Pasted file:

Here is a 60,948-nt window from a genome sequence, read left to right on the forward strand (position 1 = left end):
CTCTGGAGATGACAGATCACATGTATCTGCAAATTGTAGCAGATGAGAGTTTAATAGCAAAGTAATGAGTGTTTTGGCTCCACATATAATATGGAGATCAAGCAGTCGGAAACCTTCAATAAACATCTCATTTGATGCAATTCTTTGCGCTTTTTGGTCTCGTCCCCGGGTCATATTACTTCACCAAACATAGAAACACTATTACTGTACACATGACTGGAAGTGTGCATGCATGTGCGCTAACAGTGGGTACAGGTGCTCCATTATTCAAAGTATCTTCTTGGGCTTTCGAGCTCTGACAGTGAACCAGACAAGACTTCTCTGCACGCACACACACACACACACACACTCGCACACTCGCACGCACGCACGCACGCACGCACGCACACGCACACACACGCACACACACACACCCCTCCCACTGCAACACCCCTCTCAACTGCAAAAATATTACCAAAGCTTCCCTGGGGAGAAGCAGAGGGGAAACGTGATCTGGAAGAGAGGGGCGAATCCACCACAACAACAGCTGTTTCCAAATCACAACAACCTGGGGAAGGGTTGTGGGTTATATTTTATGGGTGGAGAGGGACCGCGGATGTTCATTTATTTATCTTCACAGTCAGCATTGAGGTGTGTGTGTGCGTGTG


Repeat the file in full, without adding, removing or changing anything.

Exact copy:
Here is a 60,948-nt window from a genome sequence, read left to right on the forward strand (position 1 = left end):
CTCTGGAGATGACAGATCACATGTATCTGCAAATTGTAGCAGATGAGAGTTTAATAGCAAAGTAATGAGTGTTTTGGCTCCACATATAATATGGAGATCAAGCAGTCGGAAACCTTCAATAAACATCTCATTTGATGCAATTCTTTGCGCTTTTTGGTCTCGTCCCCGGGTCATATTACTTCACCAAACATAGAAACACTATTACTGTACACATGACTGGAAGTGTGCATGCATGTGCGCTAACAGTGGGTACAGGTGCTCCATTATTCAAAGTATCTTCTTGGGCTTTCGAGCTCTGACAGTGAACCAGACAAGACTTCTCTGCACGCACACACACACACACACACACTCGCACACTCGCACGCACGCACGCACGCACGCACGCACACGCACACACACGCACACACACACACCCCTCCCACTGCAACACCCCTCTCAACTGCAAAAATATTACCAAAGCTTCCCTGGGGAGAAGCAGAGGGGAAACGTGATCTGGAAGAGAGGGGCGAATCCACCACAACAACAGCTGTTTCCAAATCACAACAACCTGGGGAAGGGTTGTGGGTTATATTTTATGGGTGGAGAGGGACCGCGGATGTTCATTTATTTATCTTCACAGTCAGCATTGAGGTGTGTGTGTGCGTGTG